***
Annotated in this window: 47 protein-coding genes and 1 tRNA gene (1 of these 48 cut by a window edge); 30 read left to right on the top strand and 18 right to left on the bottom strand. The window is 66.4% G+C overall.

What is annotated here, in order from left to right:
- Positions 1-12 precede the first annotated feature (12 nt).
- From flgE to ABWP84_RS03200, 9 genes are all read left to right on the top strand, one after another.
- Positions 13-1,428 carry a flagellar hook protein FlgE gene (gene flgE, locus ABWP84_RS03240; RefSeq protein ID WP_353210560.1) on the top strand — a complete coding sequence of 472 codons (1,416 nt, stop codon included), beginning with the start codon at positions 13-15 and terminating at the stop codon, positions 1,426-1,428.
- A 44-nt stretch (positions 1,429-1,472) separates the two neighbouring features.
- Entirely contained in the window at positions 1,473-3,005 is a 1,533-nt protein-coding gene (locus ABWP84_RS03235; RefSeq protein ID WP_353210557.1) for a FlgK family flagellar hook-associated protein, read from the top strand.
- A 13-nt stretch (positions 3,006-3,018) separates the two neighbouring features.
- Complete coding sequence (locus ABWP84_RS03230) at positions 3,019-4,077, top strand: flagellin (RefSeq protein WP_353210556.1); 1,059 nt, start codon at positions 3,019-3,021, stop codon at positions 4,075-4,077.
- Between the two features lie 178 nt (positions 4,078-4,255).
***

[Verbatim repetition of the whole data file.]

Annotated in this window: 47 protein-coding genes and 1 tRNA gene (1 of these 48 cut by a window edge); 30 read left to right on the top strand and 18 right to left on the bottom strand. The window is 66.4% G+C overall.

What is annotated here, in order from left to right:
- Positions 1-12 precede the first annotated feature (12 nt).
- From flgE to ABWP84_RS03200, 9 genes are all read left to right on the top strand, one after another.
- Positions 13-1,428 carry a flagellar hook protein FlgE gene (gene flgE, locus ABWP84_RS03240; RefSeq protein ID WP_353210560.1) on the top strand — a complete coding sequence of 472 codons (1,416 nt, stop codon included), beginning with the start codon at positions 13-15 and terminating at the stop codon, positions 1,426-1,428.
- A 44-nt stretch (positions 1,429-1,472) separates the two neighbouring features.
- Entirely contained in the window at positions 1,473-3,005 is a 1,533-nt protein-coding gene (locus ABWP84_RS03235; RefSeq protein ID WP_353210557.1) for a FlgK family flagellar hook-associated protein, read from the top strand.
- A 13-nt stretch (positions 3,006-3,018) separates the two neighbouring features.
- Complete coding sequence (locus ABWP84_RS03230) at positions 3,019-4,077, top strand: flagellin (RefSeq protein WP_353210556.1); 1,059 nt, start codon at positions 3,019-3,021, stop codon at positions 4,075-4,077.
- Between the two features lie 178 nt (positions 4,078-4,255).